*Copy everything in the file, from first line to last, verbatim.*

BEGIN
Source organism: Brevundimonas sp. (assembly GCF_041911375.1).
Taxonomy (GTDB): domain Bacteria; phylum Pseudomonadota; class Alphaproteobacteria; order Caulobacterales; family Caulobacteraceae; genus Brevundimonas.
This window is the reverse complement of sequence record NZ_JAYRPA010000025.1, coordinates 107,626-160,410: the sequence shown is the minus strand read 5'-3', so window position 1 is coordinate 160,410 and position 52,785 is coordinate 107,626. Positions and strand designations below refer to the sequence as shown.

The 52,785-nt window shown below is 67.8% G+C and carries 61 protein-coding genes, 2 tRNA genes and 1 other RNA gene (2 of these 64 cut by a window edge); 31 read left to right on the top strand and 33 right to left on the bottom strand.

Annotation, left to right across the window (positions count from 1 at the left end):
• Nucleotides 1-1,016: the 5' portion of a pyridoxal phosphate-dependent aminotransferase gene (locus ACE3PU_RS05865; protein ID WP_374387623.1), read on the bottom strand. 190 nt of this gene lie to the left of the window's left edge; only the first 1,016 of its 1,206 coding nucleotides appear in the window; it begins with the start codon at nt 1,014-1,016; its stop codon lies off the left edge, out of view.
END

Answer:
Source organism: Brevundimonas sp. (assembly GCF_041911375.1).
Taxonomy (GTDB): domain Bacteria; phylum Pseudomonadota; class Alphaproteobacteria; order Caulobacterales; family Caulobacteraceae; genus Brevundimonas.
This window is the reverse complement of sequence record NZ_JAYRPA010000025.1, coordinates 107,626-160,410: the sequence shown is the minus strand read 5'-3', so window position 1 is coordinate 160,410 and position 52,785 is coordinate 107,626. Positions and strand designations below refer to the sequence as shown.

The 52,785-nt window shown below is 67.8% G+C and carries 61 protein-coding genes, 2 tRNA genes and 1 other RNA gene (2 of these 64 cut by a window edge); 31 read left to right on the top strand and 33 right to left on the bottom strand.

Annotation, left to right across the window (positions count from 1 at the left end):
• Nucleotides 1-1,016: the 5' portion of a pyridoxal phosphate-dependent aminotransferase gene (locus ACE3PU_RS05865; protein ID WP_374387623.1), read on the bottom strand. 190 nt of this gene lie to the left of the window's left edge; only the first 1,016 of its 1,206 coding nucleotides appear in the window; it begins with the start codon at nt 1,014-1,016; its stop codon lies off the left edge, out of view.